Tremolo Shootout & the 'Tone Versus Price' Controversy
Alright, tremolo shootout time. I promised it was coming, and now I’m actually making good on that promise. Unlike my promise of the ‘Using Delay in Modern Music’, which I’ve been talking about for months, and have yet to post. Apologies. Apologies…all around. (And if you can name where that quote came from, I will literally give you a kiss. But mostly because I think my wife’s the only one who can name it. Quite a gamble on my part, though; because if I’m wrong……and someone else names it……basically, if you know it, and don’t want my lips anywhere near you, just keep quiet.)
I was asked to do this shootout by my brother, Eric. (Eric is not really my brother, but I call everyone ‘brother’, because that’s what Robert DeNiro and Val Kilmer did in ‘Heat’; and I perpetually live my life under the delusion that I am in that film (and U2).) He wanted to hear a bunch of tremolo pedals next to the Danelectro Tuna Melt tremolo; which gets rave reviews, even though it only costs like, $25 used. Which is definitely not enough to sound good in the price/tone equation.
(Wow, this is a great film. What a shot. Add a little U2 soundtrack as you’re watching the confliction in that scene, and life doesn’t get much more emotional. Is it bad when you feel more emotion in a film than in real life? Probably. That’s how I knew I loved my wife. I was like, ‘You make me feel better than ‘City of Blinding Lights’!’ Yep.)
Which is actually why I jumped at the opportunity to do this shootout. I’ve been getting a bit of flack on youtube lately because of all the boutique pedals sounding better than the mass-produced ones. I’ve been getting messages asking me if I’ve purposely set the knobs on the mass-produced ones to sound bad. hehe And while it’s like, ‘Hey, if your ears tell you they sound bad, then they sound bad’, it’s difficult for me to prove how hard I try to get the cheap ones to sound good, and how badly I would love to find the cheap ones that sound better than my boutique ones so that I could then sell everything and go buy food. (Eh…it’d probably be more guitars.) So…in order to try to vindicate myself, , I’m trying really hard to find some good sounding mass-produced pedals. And I gotta be totally honest, there’s been a lot of bad sounding ones. hehe Please don’t kill me for saying that.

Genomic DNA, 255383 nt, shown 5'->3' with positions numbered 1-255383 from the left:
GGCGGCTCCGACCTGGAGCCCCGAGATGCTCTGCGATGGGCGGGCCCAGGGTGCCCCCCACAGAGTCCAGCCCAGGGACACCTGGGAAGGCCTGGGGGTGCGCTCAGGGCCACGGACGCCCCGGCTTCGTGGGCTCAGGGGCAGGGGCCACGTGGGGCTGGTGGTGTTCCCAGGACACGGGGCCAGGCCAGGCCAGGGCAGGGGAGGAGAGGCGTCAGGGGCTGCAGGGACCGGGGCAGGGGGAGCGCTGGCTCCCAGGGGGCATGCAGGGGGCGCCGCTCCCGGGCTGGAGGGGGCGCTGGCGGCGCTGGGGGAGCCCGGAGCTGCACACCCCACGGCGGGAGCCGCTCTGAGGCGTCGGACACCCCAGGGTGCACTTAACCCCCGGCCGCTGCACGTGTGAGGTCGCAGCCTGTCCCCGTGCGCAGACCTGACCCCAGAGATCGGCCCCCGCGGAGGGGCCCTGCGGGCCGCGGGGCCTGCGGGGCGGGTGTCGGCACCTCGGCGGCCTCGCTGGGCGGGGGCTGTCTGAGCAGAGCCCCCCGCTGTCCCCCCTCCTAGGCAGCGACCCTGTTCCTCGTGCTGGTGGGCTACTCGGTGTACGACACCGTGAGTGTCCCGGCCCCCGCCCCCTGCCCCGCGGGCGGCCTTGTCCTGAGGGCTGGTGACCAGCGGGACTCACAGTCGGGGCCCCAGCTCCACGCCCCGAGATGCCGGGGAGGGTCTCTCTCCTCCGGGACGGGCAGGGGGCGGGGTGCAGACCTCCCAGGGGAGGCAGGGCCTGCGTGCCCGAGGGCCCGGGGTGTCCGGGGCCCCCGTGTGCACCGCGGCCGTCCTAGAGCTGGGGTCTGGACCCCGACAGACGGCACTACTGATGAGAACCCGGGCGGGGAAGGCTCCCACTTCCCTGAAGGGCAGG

Sorry guys. I couldn’t get all the pedals you asked. One of my stipulations when I do these is to not lose money (hehe…riiiiight…well, at least I try); because obviously, I cannot keep them all. So I have to resell them for at least what I paid…which means I can’t buy these things new. So, for instance, I was looking for, but could not find, good enough deals on the Fulltone SupaTrem and the new Seymour Duncan…what’s it called…the ShapeShifter, I think? The one with the tap tempo. So again, apologies. But I did get a couple that I’ve been wanting to try for a while.
–Guyatone Flip Tube Tremolo (with a JJ 12AX7 tube)
–Monster Effects Swamp Thang
–Danelectro Tuna Melt
The Signal Chain